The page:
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Best time to see the Northern Lights in Iceland

The Blue Lagoon is the perfect location to see the Northern Lights. Set in nature, with minimal light pollution to disturb the view.

When is the best time to see the Northern Lights in Iceland? Things at ground level are incredibly exciting in Iceland. The country is a geological wonderland, and all the intense geothermal activity gives us marvels such Blue Lagoon Iceland and its rejuvenating waters. The skies above Iceland are equally compelling, with celestial gifts that span the seasons. Summer has the Midnight Sun bringing near-endless bright skies, while from fall until spring it’s the Northern Lights that draw eyes to the heavens. The peak of the Northern Lights viewing season is from September through March. However, the luminous lights – also known as the aurora borealis, or simply the aurora – can be visible in the right conditions as early as mid-August, and as late as May.

Can you see the Northern Lights from Blue Lagoon? Yes, absolutely. Blue Lagoon is the perfect location to see the Northern Lights during the season. We are set in nature, surrounded by moss-covered lava fields. There is minimal light pollution to disturb the view. At Blue Lagoon, we monitor the skies during the Northern Lights season and follow the aurora forecasts. When we see the aurora begin gracing the night sky, we dim our lights so the illuminations are more easily visible for our guests. At the Retreat Hotel and Silica Hotel, guests can request a Northern Lights wake-up call, to ensure they won’t miss the aurora action even if it occurs in the middle of the night.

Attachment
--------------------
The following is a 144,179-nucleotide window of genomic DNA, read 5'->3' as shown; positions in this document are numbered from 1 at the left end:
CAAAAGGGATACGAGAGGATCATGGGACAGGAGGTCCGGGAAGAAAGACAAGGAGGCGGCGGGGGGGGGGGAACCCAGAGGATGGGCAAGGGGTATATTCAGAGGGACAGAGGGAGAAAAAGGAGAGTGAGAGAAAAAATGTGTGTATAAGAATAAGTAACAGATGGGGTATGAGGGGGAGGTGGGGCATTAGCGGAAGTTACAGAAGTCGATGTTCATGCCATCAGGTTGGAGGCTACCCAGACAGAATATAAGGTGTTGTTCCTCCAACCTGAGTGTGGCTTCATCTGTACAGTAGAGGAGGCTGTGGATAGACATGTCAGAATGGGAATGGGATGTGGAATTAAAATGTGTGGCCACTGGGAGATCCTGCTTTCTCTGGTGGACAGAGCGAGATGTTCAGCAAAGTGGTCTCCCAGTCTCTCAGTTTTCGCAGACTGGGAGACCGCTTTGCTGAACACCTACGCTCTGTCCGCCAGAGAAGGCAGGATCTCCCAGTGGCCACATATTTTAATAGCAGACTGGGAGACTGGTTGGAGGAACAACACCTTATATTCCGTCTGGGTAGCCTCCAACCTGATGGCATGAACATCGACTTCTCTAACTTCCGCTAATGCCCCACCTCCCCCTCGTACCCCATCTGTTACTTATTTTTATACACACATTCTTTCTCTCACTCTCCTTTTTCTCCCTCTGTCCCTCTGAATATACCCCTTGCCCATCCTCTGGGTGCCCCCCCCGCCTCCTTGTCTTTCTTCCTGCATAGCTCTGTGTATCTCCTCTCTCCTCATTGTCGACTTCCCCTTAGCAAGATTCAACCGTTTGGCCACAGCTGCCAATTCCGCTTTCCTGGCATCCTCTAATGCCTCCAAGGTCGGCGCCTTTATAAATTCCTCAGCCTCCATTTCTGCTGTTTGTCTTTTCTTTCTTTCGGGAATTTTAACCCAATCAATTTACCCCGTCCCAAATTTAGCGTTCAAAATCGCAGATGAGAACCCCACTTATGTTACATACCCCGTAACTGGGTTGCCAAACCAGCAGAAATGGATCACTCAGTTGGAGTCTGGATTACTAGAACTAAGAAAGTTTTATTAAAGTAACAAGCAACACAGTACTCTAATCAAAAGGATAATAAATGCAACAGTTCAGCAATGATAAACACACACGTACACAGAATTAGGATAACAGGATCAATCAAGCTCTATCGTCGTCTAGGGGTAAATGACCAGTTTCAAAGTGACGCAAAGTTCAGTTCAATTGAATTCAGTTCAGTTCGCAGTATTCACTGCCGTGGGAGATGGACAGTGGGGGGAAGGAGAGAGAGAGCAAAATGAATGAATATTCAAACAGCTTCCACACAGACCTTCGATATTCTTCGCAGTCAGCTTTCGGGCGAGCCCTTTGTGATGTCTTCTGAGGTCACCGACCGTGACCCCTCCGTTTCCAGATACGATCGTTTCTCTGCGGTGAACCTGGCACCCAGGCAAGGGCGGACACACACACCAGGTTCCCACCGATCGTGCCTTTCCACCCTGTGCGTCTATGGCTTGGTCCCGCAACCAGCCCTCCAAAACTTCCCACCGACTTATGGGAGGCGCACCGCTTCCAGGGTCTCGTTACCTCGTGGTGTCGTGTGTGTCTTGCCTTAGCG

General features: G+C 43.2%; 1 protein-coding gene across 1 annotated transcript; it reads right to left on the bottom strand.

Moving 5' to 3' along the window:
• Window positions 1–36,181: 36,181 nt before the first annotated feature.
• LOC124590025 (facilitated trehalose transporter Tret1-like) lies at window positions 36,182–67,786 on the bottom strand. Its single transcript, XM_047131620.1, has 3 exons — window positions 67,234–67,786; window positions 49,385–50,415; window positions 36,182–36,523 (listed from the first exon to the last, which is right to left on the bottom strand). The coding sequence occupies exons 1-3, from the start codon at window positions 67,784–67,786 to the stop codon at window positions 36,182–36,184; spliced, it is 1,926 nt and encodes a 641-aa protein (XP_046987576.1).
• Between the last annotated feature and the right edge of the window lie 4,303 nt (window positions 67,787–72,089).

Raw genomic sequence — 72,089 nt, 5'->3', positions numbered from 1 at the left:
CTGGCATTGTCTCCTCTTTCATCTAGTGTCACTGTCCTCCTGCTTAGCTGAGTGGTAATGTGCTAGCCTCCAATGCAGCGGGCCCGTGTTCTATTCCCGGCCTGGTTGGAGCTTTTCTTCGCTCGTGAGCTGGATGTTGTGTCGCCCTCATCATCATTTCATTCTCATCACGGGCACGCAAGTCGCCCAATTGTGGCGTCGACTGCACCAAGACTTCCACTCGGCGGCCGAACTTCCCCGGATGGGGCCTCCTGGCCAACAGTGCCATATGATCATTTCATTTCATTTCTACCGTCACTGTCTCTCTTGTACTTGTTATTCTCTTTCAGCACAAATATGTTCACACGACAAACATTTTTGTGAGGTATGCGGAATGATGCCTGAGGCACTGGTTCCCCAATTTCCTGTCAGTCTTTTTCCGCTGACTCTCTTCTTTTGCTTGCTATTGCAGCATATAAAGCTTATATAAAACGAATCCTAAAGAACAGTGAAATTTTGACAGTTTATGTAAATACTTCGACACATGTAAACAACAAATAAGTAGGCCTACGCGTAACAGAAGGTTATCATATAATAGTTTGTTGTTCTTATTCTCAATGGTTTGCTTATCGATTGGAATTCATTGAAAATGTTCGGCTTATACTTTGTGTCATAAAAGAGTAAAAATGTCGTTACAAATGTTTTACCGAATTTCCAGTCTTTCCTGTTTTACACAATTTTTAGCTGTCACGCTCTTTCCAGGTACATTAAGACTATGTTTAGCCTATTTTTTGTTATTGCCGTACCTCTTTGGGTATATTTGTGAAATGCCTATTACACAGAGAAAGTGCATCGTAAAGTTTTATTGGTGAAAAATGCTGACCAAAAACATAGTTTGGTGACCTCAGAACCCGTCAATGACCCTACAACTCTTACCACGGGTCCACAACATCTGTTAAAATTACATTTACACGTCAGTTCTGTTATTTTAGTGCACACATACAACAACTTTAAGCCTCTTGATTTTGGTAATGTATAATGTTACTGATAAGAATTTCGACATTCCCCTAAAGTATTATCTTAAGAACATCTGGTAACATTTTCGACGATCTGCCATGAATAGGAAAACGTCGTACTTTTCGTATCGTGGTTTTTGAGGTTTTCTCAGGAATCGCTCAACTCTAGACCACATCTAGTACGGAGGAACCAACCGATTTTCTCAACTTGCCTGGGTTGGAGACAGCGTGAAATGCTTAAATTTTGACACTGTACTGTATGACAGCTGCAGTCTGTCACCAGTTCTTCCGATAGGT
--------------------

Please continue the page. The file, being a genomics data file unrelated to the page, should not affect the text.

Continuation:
What are the right conditions for the Northern Lights? To view the Northern Lights, you need darkness and partly clear skies. It’s important to understand that above all else, the presence of the capricious lights is dependent on solar activity. Auroras are caused by electrons that travel from the sun to the Earth on solar winds, and are drawn to the magnetic fields found close to the North and South Poles. Once there, they mix with gases in the atmosphere, causing the gases to glow. The result is the mesmerizing light show we witness. Solar flares (a giant explosion on the surface of the sun) can also cause the Northern Lights to appear. Various tools measure geomagnetic activity (the ‘Kp index’) to give an indication of the likelihood of seeing the Northern Lights, usually a few days in advance. Many apps and websites offer guidance, too. We recommend the official website of the Icelandic Met Office.

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